Satcom Security Issues in Business Aviation: Part 2
Contributed by Adrian Chene, Avionics Tech Rep
Any device with internal memory is a weak point. If you won't use your laptop or cell phone, leave it in the hangar.
Hackers are always looking for the back door to get your information or disrupt operations. Information is most easily breached at places where protective barriers do not exist. In many cases, it is much easier and expedient to breach a laptop with a screwdriver than with sophisticated software. This makes physical computer security critical when carrying out IT operations abroad.
Physical IT security aboard business aircraft can be breached in three main areas: satcom network, computers and electromagnetic emissions.
Satcom Network Security
Your satcom service provider should have physical and software security measures in place to help prevent data from being compromised. This should involve some form of professional independent auditing which verifies that they are taking adequate measures to ensure the protection of customer information.
FISMA and SAS 70 compliance are common auditing practices designed to ensure some baseline of security is being applied with regards to protection of customer information. While compliance is not necessarily an indication of the quality of protection that is provided, it demonstrates a service provider’s willingness to submit to review by an independent auditor.
Physical Digital Security
Any device with an internal memory is a weak point. Cellular phones, iPod Touch’s, and laptop computers can all be compromised. If you do not intend to use your cell phones or other network devices leave them in the hangar.
Phone calls can be made using a dedicated voice-traffic-only cell phone, the in-flight satcom to relay non-sensitive information or at your final destination.
Laptops that do not have hardware-level security measures should not be taken or should be kept under continuous supervision. Operatives may compromise the contents, if they are left unattended in a hotel room.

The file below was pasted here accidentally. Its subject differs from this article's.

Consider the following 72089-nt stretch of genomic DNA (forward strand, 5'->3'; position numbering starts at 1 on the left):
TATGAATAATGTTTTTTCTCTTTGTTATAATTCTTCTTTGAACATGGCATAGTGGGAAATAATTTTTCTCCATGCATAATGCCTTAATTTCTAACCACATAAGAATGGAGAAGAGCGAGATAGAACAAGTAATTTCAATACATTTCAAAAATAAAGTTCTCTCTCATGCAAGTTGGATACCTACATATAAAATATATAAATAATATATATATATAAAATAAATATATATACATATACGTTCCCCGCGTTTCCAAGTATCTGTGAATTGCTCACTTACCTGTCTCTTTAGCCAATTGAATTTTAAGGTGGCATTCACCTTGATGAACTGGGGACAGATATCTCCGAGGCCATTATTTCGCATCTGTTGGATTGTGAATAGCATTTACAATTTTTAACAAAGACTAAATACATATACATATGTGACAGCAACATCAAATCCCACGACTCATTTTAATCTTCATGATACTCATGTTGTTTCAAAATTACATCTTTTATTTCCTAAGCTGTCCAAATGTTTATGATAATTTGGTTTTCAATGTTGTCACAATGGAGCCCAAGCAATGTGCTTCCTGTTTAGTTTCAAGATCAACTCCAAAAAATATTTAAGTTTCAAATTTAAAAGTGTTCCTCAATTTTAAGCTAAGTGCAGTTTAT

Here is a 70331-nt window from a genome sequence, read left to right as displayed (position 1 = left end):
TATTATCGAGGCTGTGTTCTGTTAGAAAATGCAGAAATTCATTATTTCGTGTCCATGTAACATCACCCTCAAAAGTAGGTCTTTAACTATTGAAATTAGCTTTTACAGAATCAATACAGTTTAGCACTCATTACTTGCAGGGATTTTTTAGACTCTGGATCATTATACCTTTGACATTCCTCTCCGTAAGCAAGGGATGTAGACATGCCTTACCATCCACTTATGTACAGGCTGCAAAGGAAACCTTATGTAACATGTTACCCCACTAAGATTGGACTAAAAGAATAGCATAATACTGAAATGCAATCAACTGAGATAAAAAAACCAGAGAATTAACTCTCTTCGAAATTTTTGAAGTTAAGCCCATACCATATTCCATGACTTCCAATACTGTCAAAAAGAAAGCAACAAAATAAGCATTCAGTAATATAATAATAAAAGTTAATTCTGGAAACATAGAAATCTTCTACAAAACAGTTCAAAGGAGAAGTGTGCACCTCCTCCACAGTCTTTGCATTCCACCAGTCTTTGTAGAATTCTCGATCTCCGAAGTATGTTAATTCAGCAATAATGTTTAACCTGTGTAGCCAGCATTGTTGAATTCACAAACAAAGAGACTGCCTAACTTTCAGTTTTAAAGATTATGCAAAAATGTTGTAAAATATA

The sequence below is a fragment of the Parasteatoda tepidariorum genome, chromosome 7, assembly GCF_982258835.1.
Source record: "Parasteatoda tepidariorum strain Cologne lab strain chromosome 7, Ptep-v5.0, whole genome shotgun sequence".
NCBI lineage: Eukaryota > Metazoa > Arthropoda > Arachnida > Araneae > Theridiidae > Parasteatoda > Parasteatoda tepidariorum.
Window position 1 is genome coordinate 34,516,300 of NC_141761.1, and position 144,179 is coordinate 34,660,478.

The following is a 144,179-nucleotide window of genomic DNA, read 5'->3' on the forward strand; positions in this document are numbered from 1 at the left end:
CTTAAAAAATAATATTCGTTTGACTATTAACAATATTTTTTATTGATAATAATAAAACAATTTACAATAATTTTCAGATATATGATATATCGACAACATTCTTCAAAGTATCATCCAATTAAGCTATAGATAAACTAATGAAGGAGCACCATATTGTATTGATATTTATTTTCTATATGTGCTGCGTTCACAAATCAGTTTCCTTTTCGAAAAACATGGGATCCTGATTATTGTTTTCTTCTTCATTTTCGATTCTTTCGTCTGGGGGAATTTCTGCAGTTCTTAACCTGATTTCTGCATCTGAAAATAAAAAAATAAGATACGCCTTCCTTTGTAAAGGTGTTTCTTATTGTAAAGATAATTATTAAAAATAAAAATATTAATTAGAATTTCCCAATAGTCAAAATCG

I recommend that business teams only travel abroad with laptops that contain encrypted hard drives. This will make it more difficult to copy the hard drive and retrieve the data. Some private key systems will be very difficult to crack even if the entire machine is stolen.
Computers produce a lot of electromagnetic noise. With specialized software and signal analyzers, the savvy can turn this noise into usable information. Electromagnetic signals have a tough time getting through “Gaussian Surfaces,” or enclosed metal surfaces. This means that laptops with metal cases may broadcast lower levels of unwanted signal. Getac (a GE subsidiary) does make a line of commercial tough books (like the A790) that are similar to models produced for the Department of Defense.
When the required equipment for emissions detection will not fit into your iPhone or laptop, you can protect your data by being unpredictable. Use your computers in different locations each time. It is not recommended using your computer in your hotel room where operatives could have advance notice of your location. Use the laptop’s batteries wherever possible as AC chargers can be their own emission source. Wait till your laptop is turned off to charge it.
I will be the first to say that I am not an Intelligence Operative. What I have written here are some considerations for individuals traveling in nations where intelligence operations pose a threat to legitimate business practices.
Hopefully you have some questions now that you can take up with your security firm to further advise you. It is not paranoia to think you are being spied on when operating abroad, where espionage can be performed with impunity by domestic intelligence agencies. The only real question is whether or not you will insist on taking measures to ensure that your passengers are both physically and digitally safe.
In part 1 of Satcom Security Issues in Business Aviation, I discussed hardware encryption and HSD security for international operations.
Adrian Chene is an Avionics Tech Rep for Duncan Aviation. He provides troubleshooting and technical advice on avionics installation services, and specializes in custom, integrated HSD solutions. He began working in aviation in 1996.